Chicago Bears' Training Camp: Let the Battles Begin

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Chicago Bears' Training Camp: Let the Battles Begin

Yes, it's only May, but it's never too early to discuss the upcoming training-camp battles that are sure to be juicy. With the NFL Draft now finished, as well as Cedric Benson and Brian Urlacher making news, the image of the team is beginning to take shape. Here are the position battles, followed by my projected winner.

 

Quarterback

Rex Grossman vs. Kyle Orton

Why not start with the most controversial? As a Bears fan, I wouldn't expect the winner of this battle to really be much better than the loser. However, the Bears as an organization still love Rex, and are giving him one more chance to be the QB Chicago never had. Grossman signed a one year, incentive-laden contract that allows him to hit the jackpot if he plays well, or to hit the booze if he plays like most expect. Grossman's upside is way higher than Orton's because of Rex's arm, but who knows where the ball is going once it's launched?

Kyle Orton has remained under the radar since he was thrust into the starting role in 2005. Known for his bar hopping and neck beard, Orton has always been quiet on the field, and doesn't have the same upside that Rex has. What Orton excels at is game management. He understands how to get those extra yards and when it's right to just throw the ball out of bounds. Orton never locks onto receivers and uses the tight ends more effectively than Rex.

Another advantage about Orton that shouldn't go unnoticed is his winning percentage. The guy finds ways to win games (or at least not lose them), and the team doesn't become frustrated with his stupid turnovers (like they do with Grossman's). Orton signed a two-year contract extension, so he can fail and still be around next season.

Winner:  As Lovie would puts it, "Rex is our quarterback."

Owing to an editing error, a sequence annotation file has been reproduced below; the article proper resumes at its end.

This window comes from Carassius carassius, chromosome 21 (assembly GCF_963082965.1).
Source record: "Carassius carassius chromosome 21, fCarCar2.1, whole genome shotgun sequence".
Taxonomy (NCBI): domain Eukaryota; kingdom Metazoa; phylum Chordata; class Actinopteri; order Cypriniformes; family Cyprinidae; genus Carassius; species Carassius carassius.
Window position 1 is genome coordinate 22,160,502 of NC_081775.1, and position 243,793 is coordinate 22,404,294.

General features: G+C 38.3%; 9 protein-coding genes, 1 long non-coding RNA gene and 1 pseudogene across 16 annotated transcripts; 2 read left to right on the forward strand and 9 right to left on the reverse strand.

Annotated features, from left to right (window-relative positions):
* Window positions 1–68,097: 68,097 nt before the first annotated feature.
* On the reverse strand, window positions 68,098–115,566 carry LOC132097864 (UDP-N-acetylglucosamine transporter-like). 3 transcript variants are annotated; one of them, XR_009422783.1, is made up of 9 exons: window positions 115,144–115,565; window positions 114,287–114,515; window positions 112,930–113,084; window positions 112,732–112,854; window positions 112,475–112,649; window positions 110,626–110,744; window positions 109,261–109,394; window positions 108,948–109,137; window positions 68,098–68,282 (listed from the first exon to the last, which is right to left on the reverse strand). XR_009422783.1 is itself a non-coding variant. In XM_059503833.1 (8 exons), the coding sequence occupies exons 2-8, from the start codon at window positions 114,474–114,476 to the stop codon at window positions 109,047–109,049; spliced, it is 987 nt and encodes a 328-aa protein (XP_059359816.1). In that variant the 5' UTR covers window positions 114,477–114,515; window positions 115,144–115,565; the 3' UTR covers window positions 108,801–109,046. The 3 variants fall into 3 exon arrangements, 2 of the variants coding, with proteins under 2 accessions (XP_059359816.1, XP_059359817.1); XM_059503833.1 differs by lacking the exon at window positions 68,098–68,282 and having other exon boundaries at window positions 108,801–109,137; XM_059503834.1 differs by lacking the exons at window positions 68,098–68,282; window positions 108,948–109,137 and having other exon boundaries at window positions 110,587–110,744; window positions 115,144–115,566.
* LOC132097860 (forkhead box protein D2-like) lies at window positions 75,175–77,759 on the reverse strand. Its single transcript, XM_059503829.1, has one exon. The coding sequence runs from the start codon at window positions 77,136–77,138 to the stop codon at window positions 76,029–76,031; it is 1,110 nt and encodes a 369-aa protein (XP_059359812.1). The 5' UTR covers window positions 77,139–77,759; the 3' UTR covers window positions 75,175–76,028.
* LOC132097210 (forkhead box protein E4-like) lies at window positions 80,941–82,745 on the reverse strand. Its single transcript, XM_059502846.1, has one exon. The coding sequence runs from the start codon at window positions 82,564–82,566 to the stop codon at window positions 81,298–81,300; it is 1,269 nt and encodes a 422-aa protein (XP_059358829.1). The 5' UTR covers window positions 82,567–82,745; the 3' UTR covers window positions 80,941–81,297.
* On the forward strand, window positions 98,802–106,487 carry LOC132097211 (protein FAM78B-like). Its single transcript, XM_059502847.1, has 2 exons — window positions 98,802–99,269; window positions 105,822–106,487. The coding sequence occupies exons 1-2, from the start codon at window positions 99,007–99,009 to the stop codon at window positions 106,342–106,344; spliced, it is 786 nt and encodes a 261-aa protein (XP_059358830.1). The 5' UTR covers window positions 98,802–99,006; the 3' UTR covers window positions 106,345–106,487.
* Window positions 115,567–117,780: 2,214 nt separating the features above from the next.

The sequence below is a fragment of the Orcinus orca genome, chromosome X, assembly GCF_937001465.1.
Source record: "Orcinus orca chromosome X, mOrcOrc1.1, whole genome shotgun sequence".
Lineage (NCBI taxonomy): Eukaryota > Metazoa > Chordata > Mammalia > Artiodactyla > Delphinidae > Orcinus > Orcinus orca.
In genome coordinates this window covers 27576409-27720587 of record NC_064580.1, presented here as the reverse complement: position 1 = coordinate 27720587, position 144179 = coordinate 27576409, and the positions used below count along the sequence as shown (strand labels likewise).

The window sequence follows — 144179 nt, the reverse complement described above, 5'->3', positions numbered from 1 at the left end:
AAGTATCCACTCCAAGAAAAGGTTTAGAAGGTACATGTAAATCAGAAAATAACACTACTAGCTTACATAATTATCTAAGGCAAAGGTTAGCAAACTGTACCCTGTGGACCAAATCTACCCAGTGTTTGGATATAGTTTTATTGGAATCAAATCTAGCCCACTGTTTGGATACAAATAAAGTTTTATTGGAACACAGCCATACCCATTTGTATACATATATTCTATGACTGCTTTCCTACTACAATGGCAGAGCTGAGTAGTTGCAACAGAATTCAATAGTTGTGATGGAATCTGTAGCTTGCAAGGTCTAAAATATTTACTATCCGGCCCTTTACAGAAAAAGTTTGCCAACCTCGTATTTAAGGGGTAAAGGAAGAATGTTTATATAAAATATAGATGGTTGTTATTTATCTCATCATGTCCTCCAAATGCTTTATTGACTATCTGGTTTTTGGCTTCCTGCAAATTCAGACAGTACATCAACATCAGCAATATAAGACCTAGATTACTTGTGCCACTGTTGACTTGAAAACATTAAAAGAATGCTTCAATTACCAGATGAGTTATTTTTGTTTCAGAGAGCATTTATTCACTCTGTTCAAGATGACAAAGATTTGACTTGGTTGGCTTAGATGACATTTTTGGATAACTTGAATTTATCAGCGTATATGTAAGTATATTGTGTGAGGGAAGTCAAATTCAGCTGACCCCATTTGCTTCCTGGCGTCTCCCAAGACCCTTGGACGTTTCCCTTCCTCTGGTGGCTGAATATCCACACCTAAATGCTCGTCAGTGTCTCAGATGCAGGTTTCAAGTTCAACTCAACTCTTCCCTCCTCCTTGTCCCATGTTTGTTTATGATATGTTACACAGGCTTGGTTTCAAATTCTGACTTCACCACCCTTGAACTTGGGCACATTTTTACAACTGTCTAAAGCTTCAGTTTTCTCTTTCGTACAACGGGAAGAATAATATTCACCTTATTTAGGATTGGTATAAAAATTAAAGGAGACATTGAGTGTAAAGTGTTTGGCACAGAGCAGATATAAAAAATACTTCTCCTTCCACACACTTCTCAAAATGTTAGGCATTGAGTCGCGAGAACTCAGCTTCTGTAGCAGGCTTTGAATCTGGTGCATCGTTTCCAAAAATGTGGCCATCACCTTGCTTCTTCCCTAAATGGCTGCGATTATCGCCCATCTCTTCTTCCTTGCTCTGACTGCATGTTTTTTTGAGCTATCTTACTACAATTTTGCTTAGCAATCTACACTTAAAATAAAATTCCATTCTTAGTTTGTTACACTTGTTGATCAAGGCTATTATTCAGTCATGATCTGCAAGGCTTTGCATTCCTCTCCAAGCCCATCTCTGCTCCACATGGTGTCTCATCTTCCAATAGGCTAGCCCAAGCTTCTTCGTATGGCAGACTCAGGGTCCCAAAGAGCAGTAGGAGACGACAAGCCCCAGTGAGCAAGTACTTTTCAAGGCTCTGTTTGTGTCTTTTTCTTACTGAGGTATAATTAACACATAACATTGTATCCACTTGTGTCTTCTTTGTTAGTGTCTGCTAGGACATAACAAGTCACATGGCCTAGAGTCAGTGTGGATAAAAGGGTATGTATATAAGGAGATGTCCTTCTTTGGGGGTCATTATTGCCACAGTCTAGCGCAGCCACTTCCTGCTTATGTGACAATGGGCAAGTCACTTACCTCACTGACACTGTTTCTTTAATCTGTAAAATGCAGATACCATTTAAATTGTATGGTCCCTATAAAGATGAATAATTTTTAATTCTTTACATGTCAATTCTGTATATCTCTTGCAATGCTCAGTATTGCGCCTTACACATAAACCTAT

Running back

Cedric Benson vs. Matt Forte

Sorry folks, Adrian Peterson doesn't qualify here. And those of you who favor Garrett Wolfe, remember, he weighs as much as a football helmet. 

Cedric Benson is hard to write about because he gives off so many negative vibes. I won't discuss the details of his boating incident, because it won't play a role in his standing with the team. On May 26, Lovie Smith officially declared Benson his starter, saying, "Cedric was our starter last year, and he’s our starter right now. For someone else to be the starter, they’re going to have to beat him out."

Lovie can say all he wants before camp begins, but everyone knows Forte will put up a fight. Benson needs to show his power-running skills that made him the fifth leading rusher in NCAA history. After knee surgery during the offseason, Benson has to prove to the coaches he is fully healthy and able to carry the load (no, not a load of passengers on his boat).

Matt Forte, unlike Benson, has a lot of positives about him. He stayed in school for four years, he helped rebuild parts of Louisiana that were destroyed by hurricane Katrina, and he flashed a combination of speed and catching ability at the combine. Forte was also a second-round pick, and will have a significant opportunity to display the intangibles that helped him earn his second-round status.